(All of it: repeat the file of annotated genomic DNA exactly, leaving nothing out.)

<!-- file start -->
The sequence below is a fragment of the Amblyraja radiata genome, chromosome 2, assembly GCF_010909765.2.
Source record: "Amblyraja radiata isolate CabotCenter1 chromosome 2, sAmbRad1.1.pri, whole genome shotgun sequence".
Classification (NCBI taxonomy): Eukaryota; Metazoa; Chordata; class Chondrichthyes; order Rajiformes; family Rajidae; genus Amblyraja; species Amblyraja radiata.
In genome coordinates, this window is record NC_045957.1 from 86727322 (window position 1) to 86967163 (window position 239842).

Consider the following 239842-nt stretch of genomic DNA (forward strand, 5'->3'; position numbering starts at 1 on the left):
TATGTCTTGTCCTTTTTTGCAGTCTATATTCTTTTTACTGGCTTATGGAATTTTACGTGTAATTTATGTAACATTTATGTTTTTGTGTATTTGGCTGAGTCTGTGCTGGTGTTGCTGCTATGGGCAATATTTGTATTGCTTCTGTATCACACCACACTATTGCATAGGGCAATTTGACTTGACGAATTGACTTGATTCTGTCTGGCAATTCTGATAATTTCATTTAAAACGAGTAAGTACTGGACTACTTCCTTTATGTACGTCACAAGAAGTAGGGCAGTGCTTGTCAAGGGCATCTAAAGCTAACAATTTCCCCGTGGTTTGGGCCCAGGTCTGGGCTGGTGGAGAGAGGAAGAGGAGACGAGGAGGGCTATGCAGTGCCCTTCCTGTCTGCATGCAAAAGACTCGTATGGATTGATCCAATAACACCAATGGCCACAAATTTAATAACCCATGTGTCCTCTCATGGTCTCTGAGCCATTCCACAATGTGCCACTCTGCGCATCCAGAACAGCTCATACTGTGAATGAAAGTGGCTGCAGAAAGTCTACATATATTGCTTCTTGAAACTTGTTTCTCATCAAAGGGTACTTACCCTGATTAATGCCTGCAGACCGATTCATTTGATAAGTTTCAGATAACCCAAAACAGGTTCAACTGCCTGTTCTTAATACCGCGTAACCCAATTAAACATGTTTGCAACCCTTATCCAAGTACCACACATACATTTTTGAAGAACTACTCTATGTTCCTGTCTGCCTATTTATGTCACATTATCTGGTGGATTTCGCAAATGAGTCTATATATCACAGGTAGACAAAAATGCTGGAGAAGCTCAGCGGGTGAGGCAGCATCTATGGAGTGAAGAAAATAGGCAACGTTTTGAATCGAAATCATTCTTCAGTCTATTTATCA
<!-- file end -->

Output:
The sequence below is a fragment of the Amblyraja radiata genome, chromosome 2, assembly GCF_010909765.2.
Source record: "Amblyraja radiata isolate CabotCenter1 chromosome 2, sAmbRad1.1.pri, whole genome shotgun sequence".
Classification (NCBI taxonomy): Eukaryota; Metazoa; Chordata; class Chondrichthyes; order Rajiformes; family Rajidae; genus Amblyraja; species Amblyraja radiata.
In genome coordinates, this window is record NC_045957.1 from 86727322 (window position 1) to 86967163 (window position 239842).

Consider the following 239842-nt stretch of genomic DNA (forward strand, 5'->3'; position numbering starts at 1 on the left):
TATGTCTTGTCCTTTTTTGCAGTCTATATTCTTTTTACTGGCTTATGGAATTTTACGTGTAATTTATGTAACATTTATGTTTTTGTGTATTTGGCTGAGTCTGTGCTGGTGTTGCTGCTATGGGCAATATTTGTATTGCTTCTGTATCACACCACACTATTGCATAGGGCAATTTGACTTGACGAATTGACTTGATTCTGTCTGGCAATTCTGATAATTTCATTTAAAACGAGTAAGTACTGGACTACTTCCTTTATGTACGTCACAAGAAGTAGGGCAGTGCTTGTCAAGGGCATCTAAAGCTAACAATTTCCCCGTGGTTTGGGCCCAGGTCTGGGCTGGTGGAGAGAGGAAGAGGAGACGAGGAGGGCTATGCAGTGCCCTTCCTGTCTGCATGCAAAAGACTCGTATGGATTGATCCAATAACACCAATGGCCACAAATTTAATAACCCATGTGTCCTCTCATGGTCTCTGAGCCATTCCACAATGTGCCACTCTGCGCATCCAGAACAGCTCATACTGTGAATGAAAGTGGCTGCAGAAAGTCTACATATATTGCTTCTTGAAACTTGTTTCTCATCAAAGGGTACTTACCCTGATTAATGCCTGCAGACCGATTCATTTGATAAGTTTCAGATAACCCAAAACAGGTTCAACTGCCTGTTCTTAATACCGCGTAACCCAATTAAACATGTTTGCAACCCTTATCCAAGTACCACACATACATTTTTGAAGAACTACTCTATGTTCCTGTCTGCCTATTTATGTCACATTATCTGGTGGATTTCGCAAATGAGTCTATATATCACAGGTAGACAAAAATGCTGGAGAAGCTCAGCGGGTGAGGCAGCATCTATGGAGTGAAGAAAATAGGCAACGTTTTGAATCGAAATCATTCTTCAGTCTATTTATCA